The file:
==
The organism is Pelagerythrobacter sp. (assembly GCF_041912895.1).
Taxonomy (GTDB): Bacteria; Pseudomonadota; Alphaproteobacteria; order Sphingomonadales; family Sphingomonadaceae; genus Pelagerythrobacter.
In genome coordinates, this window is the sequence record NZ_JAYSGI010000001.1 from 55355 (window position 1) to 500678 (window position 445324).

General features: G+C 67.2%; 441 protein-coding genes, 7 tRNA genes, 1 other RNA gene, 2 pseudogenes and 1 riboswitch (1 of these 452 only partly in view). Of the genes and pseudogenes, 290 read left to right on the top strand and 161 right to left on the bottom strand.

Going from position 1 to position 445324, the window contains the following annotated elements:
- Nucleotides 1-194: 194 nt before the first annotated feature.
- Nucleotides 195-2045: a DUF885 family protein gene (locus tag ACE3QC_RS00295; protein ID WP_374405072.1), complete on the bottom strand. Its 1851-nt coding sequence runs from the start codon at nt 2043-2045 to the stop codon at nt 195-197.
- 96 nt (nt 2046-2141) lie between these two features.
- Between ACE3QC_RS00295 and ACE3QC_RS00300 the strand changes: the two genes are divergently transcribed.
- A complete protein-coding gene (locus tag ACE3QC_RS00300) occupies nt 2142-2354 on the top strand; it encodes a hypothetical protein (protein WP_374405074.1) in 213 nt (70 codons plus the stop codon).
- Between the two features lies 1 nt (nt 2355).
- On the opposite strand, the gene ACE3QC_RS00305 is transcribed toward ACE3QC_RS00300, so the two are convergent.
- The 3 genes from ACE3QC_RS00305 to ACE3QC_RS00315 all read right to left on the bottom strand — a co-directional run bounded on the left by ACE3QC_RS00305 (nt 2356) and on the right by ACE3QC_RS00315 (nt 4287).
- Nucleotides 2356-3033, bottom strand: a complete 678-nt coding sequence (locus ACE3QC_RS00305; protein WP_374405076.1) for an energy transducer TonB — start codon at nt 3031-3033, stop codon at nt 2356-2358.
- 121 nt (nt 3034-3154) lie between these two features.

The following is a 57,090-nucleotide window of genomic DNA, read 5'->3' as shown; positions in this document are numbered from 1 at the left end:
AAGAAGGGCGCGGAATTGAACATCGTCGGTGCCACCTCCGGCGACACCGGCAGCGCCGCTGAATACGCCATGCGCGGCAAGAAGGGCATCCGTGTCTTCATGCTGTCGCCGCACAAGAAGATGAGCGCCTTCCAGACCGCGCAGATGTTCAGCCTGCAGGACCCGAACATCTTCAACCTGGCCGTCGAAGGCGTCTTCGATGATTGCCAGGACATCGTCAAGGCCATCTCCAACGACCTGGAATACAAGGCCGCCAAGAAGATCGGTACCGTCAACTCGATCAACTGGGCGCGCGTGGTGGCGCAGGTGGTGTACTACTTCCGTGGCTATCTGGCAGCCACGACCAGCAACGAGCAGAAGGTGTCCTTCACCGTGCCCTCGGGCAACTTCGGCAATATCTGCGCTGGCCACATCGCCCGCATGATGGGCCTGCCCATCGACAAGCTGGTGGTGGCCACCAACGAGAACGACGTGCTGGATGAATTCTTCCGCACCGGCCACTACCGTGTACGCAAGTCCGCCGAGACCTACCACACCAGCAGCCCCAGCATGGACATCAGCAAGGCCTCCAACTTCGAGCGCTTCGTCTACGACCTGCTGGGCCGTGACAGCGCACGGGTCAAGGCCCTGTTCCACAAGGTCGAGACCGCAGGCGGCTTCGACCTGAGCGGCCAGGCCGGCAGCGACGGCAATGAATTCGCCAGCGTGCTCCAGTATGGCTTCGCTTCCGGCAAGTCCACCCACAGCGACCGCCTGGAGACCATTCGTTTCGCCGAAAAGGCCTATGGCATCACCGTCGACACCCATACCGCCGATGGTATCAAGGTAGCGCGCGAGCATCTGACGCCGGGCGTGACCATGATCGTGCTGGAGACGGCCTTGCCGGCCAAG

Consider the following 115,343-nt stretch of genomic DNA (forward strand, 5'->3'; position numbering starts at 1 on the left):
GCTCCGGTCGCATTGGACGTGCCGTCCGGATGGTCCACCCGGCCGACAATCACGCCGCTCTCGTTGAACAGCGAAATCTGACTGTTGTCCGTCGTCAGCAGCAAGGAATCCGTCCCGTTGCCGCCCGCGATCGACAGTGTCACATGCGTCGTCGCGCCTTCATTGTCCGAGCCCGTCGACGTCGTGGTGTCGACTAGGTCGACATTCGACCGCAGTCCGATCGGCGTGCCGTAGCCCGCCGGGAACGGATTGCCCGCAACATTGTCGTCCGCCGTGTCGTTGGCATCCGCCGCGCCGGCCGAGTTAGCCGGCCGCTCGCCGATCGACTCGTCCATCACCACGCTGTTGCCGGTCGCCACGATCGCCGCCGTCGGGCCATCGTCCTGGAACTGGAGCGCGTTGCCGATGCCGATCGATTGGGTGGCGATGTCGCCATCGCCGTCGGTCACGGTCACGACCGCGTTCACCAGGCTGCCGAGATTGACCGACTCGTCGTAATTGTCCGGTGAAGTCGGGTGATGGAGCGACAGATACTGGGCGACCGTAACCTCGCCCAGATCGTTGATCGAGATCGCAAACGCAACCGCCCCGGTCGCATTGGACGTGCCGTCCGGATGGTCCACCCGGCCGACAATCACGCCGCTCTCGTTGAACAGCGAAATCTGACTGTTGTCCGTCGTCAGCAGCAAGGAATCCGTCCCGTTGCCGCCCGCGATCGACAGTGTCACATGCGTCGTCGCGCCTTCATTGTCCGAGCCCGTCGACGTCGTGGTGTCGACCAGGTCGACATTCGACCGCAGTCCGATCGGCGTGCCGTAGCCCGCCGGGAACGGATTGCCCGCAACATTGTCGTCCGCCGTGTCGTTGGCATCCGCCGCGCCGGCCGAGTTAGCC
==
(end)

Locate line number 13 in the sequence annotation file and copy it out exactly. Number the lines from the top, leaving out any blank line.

- The 3 genes from ACE3QC_RS00305 to ACE3QC_RS00315 all read right to left on the bottom strand — a co-directional run bounded on the left by ACE3QC_RS00305 (nt 2356) and on the right by ACE3QC_RS00315 (nt 4287).